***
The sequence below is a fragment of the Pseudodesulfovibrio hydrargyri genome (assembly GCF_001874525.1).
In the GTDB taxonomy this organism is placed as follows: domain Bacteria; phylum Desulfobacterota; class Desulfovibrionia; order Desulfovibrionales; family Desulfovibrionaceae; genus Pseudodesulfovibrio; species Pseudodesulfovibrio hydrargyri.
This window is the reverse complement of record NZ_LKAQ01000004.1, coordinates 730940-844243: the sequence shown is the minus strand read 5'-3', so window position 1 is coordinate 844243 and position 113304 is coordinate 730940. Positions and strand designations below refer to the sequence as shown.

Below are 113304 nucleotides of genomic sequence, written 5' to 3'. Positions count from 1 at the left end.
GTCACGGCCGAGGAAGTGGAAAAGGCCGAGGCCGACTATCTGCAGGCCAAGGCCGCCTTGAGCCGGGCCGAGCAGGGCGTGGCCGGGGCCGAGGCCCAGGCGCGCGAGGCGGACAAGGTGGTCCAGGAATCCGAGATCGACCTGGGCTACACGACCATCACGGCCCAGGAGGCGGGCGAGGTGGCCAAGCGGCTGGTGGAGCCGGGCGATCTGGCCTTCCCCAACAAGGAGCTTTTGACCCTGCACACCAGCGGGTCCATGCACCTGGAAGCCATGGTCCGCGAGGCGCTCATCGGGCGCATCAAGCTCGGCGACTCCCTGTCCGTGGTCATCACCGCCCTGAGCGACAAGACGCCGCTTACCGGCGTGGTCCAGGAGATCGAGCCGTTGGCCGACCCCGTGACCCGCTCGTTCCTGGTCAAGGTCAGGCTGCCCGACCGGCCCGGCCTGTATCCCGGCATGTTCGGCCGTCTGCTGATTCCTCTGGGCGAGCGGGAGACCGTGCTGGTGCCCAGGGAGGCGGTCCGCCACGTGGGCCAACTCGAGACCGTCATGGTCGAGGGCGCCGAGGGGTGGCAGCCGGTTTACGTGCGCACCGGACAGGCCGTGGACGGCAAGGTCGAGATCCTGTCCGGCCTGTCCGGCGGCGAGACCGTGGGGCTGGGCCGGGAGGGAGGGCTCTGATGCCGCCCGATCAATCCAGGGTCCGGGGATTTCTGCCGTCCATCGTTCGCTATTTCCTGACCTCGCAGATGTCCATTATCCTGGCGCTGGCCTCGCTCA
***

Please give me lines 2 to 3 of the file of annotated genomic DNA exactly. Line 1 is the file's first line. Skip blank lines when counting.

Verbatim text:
In the GTDB taxonomy this organism is placed as follows: domain Bacteria; phylum Desulfobacterota; class Desulfovibrionia; order Desulfovibrionales; family Desulfovibrionaceae; genus Pseudodesulfovibrio; species Pseudodesulfovibrio hydrargyri.
This window is the reverse complement of record NZ_LKAQ01000004.1, coordinates 730940-844243: the sequence shown is the minus strand read 5'-3', so window position 1 is coordinate 844243 and position 113304 is coordinate 730940. Positions and strand designations below refer to the sequence as shown.